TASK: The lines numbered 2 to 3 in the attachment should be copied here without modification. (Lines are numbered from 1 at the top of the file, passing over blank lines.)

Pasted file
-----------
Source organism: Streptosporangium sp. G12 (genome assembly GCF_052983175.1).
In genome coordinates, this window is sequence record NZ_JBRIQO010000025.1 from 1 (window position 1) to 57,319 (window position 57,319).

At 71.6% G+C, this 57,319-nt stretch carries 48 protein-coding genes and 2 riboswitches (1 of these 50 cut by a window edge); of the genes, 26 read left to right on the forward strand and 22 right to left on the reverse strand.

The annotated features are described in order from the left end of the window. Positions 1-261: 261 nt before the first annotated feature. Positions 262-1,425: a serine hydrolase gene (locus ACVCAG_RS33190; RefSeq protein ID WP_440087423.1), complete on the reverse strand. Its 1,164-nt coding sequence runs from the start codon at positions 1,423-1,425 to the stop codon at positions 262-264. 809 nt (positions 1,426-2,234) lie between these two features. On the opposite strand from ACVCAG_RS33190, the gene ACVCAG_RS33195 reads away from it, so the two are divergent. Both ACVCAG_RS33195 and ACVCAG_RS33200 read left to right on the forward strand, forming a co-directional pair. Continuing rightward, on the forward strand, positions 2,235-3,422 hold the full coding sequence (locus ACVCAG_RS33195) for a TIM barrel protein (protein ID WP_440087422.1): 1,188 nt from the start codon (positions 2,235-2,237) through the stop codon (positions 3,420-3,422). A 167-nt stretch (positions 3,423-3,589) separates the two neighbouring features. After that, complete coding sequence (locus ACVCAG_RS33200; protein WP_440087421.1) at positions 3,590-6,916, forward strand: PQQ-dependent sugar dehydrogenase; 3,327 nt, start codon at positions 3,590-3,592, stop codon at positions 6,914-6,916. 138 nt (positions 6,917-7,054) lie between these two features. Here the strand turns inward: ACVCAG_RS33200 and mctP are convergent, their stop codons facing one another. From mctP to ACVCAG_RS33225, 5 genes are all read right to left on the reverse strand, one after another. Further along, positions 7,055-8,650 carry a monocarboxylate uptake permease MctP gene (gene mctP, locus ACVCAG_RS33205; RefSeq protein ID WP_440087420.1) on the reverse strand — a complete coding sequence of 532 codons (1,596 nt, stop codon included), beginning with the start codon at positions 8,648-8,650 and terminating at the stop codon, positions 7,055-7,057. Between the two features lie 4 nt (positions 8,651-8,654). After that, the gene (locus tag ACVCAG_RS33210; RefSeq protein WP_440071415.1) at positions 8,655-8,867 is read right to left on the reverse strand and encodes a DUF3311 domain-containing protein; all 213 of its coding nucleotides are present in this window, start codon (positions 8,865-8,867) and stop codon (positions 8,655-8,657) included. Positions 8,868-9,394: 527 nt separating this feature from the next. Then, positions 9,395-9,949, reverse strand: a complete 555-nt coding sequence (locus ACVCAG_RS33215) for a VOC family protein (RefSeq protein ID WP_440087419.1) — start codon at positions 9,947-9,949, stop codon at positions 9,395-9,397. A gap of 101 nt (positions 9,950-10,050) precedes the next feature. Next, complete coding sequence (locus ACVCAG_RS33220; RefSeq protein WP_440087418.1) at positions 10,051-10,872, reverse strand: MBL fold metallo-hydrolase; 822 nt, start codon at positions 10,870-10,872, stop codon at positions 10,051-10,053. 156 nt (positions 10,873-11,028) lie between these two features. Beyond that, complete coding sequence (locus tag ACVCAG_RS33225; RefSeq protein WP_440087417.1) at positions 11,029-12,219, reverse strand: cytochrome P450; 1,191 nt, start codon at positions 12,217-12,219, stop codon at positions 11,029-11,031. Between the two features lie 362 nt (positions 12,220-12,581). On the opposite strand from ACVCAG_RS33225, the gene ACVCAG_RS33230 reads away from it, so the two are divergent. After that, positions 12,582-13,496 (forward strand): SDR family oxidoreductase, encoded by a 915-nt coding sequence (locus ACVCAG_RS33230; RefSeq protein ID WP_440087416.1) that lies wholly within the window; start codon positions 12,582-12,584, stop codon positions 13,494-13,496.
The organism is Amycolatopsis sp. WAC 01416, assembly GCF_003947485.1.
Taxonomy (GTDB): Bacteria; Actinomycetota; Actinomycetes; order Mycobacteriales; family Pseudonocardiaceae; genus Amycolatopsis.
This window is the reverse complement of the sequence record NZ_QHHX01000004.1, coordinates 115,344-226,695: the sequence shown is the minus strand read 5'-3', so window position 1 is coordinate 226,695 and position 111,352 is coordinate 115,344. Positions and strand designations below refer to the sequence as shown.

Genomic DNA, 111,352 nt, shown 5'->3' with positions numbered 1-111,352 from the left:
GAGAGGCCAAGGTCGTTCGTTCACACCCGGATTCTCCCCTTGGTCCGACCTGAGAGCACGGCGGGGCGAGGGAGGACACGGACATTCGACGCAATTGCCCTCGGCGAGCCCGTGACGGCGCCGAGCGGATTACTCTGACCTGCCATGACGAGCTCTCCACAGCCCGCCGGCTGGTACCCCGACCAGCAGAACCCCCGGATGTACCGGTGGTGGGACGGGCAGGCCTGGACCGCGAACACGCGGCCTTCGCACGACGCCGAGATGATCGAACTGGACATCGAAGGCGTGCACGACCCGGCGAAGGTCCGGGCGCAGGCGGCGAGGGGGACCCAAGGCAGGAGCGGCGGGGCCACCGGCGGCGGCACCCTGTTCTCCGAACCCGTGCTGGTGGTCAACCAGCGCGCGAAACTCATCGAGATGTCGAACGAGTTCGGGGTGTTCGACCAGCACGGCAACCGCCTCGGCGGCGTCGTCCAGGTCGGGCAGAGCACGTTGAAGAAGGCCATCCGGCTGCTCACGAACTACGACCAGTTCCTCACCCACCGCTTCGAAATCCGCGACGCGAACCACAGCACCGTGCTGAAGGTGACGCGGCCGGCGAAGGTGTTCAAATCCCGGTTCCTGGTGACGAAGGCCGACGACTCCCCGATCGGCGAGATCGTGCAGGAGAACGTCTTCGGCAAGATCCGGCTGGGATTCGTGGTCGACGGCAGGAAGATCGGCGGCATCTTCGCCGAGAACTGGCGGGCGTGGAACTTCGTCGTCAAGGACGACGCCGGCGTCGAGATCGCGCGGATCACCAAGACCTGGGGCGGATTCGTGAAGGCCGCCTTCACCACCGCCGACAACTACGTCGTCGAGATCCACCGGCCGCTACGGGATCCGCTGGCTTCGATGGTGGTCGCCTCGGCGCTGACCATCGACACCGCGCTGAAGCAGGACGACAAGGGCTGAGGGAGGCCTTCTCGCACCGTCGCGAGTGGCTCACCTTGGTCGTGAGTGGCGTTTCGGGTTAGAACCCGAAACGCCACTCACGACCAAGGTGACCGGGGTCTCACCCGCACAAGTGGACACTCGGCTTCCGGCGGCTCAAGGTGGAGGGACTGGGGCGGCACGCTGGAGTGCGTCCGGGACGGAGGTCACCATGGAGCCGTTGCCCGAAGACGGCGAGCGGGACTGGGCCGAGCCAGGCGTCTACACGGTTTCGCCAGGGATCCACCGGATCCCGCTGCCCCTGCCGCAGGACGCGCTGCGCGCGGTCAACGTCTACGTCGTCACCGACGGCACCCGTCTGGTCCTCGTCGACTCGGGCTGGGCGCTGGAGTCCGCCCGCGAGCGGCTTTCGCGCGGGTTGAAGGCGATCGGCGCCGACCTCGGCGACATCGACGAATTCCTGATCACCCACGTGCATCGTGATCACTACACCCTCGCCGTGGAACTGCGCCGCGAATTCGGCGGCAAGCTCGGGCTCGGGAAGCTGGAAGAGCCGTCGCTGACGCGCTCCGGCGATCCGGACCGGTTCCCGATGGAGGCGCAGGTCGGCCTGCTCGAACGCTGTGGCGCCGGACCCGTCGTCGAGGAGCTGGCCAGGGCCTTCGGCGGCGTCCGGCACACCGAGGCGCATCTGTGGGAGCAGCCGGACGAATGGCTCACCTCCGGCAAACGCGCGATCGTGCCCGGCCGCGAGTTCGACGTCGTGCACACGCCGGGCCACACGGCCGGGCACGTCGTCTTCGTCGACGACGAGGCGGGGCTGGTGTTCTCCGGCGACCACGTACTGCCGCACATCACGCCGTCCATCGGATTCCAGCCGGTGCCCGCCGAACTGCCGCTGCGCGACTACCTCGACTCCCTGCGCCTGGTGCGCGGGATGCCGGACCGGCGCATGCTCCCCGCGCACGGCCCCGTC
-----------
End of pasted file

In genome coordinates, this window is sequence record NZ_JBRIQO010000025.1 from 1 (window position 1) to 57,319 (window position 57,319).

At 71.6% G+C, this 57,319-nt stretch carries 48 protein-coding genes and 2 riboswitches (1 of these 50 cut by a window edge); of the genes, 26 read left to right on the forward strand and 22 right to left on the reverse strand.